The short answer is "not very, but we're getting better".
In the case of particularly large Earth orbit intersecting bodies, kilometers across and bigger, they're fairly well known and tracked. We'd probably get months to years of warning. Technologically, we've probably got the capability of diverting such an object if we have enough warning, but it'd likely be the most complex human endeavor ever. Blowing it up is unlikely to help, we'd need a nice long shove from as far away as possible to divert it.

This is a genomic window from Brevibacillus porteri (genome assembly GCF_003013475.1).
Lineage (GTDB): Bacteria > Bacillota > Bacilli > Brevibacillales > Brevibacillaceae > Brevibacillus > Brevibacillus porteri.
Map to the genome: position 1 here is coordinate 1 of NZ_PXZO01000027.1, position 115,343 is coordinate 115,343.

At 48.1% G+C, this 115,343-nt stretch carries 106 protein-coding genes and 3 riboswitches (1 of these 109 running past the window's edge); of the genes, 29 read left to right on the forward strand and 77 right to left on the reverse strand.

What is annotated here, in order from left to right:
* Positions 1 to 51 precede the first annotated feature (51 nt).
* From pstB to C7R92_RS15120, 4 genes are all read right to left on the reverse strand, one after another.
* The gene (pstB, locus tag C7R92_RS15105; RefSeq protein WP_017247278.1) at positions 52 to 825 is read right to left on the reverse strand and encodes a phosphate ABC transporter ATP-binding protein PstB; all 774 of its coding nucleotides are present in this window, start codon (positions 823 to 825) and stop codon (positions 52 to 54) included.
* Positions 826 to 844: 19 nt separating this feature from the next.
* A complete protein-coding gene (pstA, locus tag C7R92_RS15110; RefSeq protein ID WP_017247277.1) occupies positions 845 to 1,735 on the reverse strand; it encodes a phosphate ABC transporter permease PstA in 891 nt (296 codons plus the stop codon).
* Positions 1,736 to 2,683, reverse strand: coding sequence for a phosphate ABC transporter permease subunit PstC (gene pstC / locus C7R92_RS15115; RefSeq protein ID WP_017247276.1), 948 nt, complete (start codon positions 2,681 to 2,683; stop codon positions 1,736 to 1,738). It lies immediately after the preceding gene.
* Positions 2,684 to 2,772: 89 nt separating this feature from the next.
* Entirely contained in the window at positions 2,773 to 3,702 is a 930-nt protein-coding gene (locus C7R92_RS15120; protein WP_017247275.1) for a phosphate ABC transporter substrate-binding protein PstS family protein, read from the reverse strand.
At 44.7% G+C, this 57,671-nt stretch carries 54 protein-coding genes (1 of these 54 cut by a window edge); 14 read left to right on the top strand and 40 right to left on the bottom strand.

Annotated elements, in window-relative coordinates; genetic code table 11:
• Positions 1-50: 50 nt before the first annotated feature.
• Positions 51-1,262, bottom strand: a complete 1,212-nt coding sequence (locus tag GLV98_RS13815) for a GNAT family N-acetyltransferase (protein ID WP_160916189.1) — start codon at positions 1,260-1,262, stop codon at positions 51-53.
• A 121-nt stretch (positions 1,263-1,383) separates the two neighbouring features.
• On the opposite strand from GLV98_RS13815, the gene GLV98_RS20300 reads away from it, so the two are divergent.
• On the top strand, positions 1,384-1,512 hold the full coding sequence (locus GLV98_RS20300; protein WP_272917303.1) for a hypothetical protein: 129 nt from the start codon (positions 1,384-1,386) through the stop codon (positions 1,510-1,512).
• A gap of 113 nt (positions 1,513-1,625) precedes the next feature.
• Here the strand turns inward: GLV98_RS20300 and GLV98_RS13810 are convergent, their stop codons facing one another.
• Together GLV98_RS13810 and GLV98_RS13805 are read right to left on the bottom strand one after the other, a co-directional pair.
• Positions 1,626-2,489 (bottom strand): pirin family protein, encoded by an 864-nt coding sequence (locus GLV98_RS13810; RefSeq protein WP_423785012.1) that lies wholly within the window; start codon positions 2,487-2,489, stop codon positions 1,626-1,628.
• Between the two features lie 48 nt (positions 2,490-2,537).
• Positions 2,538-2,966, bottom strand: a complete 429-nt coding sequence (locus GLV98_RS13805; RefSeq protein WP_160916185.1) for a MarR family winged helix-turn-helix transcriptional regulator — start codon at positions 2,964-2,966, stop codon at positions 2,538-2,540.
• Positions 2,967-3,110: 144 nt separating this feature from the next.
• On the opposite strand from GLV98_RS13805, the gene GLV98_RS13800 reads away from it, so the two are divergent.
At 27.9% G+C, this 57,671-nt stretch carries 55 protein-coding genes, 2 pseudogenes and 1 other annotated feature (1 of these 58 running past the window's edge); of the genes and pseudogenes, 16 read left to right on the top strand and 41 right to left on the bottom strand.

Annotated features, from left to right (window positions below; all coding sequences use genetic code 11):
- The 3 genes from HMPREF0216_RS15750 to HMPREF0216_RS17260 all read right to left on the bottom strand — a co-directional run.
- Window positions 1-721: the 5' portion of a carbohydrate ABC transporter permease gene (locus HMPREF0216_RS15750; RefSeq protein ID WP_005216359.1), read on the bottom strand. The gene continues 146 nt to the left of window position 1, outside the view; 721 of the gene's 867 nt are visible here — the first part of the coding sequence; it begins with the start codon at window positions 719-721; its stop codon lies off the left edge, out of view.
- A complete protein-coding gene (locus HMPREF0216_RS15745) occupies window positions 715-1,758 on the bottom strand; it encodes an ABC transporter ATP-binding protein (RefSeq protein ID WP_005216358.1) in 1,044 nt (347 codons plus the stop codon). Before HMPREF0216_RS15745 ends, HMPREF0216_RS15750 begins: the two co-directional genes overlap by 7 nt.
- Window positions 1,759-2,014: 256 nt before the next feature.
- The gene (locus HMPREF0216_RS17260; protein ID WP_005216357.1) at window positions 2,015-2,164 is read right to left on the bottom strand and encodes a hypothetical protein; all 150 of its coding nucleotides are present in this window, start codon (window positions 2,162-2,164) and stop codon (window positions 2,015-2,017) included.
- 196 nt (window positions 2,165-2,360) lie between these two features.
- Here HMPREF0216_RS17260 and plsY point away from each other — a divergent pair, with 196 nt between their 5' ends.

The bigger problem is smaller bodies in the tens to hundreds of metres. Some of these are known about and tracked, but plenty more aren't. The Chelyabinsk meteor was about 20 metres across and, in terms of size/density/speed/impact angle wasn't that far off being a city killer. We never saw it coming. (Ironically, a very similar but unrelated 30m object was being tracked through a near-miss that same day.)
I'd suggest that a city-killer impact with little or no warning is still quite possible. Something capable of taking out, say, a small country we'd probably have some warning of, but probably not enough. A mass-extinction event we'd probably have lots of warning for, but doing anything about it would be a very big challenge.